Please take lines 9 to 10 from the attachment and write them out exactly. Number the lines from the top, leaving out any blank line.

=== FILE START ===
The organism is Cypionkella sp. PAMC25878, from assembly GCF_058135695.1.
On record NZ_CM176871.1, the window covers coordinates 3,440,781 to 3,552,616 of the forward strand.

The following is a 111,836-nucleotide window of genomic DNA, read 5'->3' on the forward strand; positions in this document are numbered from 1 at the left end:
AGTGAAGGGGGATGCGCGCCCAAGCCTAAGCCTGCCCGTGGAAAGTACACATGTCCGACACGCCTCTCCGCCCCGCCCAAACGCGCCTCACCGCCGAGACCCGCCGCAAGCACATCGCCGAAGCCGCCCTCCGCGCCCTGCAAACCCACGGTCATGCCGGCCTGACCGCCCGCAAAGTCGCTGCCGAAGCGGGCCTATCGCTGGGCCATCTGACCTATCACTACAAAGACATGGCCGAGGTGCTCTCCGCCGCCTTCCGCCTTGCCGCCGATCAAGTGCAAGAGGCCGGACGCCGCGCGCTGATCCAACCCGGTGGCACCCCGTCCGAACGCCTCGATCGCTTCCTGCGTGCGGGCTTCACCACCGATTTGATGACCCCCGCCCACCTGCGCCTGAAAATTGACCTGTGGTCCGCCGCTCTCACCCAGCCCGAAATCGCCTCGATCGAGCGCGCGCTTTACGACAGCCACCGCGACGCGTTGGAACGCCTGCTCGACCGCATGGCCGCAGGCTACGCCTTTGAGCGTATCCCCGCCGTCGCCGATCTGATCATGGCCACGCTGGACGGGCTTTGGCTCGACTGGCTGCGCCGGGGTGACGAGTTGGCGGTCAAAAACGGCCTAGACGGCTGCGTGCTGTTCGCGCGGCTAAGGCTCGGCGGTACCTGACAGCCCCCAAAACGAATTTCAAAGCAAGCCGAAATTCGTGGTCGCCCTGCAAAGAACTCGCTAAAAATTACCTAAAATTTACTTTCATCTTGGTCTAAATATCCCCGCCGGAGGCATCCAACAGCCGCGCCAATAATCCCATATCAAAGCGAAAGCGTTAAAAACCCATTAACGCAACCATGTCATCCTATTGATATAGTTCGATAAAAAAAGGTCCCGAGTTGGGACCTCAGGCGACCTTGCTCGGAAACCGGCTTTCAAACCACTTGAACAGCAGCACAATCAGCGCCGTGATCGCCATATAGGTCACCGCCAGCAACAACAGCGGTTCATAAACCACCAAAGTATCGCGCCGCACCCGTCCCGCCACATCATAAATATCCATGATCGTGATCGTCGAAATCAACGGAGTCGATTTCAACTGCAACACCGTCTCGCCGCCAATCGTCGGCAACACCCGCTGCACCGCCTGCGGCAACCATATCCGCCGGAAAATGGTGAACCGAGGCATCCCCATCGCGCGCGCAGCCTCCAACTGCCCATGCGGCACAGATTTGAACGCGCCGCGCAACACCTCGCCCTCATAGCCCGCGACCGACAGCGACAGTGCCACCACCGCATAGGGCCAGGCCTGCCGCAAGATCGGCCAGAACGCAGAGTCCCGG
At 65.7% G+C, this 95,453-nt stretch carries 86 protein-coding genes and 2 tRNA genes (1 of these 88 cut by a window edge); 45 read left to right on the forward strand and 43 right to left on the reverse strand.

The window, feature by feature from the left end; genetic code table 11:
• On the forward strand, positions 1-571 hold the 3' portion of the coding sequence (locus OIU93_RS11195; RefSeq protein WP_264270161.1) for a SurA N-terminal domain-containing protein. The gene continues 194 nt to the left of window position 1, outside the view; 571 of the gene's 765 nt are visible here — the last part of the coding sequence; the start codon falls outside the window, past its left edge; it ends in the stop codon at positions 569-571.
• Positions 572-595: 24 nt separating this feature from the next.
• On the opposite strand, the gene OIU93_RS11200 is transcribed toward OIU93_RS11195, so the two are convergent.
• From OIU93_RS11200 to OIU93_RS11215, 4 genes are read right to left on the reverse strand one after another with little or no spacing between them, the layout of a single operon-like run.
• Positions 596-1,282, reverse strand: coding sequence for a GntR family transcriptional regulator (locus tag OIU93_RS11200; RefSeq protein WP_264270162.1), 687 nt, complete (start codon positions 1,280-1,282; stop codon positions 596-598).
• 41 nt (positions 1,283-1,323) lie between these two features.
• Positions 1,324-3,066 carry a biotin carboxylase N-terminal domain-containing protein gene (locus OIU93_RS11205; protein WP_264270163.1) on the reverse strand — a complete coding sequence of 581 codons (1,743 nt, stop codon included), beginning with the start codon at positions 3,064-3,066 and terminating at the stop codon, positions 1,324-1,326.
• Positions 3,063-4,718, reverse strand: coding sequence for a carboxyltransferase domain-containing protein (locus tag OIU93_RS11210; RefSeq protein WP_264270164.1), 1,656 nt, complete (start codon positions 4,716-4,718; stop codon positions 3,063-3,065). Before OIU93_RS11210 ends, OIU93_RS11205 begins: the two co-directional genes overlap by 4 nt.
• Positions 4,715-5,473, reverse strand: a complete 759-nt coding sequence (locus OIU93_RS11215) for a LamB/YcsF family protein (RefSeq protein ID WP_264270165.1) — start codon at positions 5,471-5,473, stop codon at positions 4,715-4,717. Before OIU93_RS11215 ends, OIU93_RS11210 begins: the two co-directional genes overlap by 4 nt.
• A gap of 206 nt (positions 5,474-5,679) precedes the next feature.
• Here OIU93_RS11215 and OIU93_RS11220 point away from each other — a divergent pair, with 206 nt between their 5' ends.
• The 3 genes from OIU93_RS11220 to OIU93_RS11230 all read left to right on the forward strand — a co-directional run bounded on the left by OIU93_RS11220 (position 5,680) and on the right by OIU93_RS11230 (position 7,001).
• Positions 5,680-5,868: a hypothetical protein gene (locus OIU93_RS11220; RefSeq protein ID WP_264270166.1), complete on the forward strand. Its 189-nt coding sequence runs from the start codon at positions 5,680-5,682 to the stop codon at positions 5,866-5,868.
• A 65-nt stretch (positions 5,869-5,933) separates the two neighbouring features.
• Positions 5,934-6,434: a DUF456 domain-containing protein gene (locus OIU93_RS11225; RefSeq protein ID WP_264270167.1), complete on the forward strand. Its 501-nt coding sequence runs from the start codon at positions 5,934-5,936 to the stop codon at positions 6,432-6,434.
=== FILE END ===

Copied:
• On the opposite strand, the gene OIU93_RS11200 is transcribed toward OIU93_RS11195, so the two are convergent.
• From OIU93_RS11200 to OIU93_RS11215, 4 genes are read right to left on the reverse strand one after another with little or no spacing between them, the layout of a single operon-like run.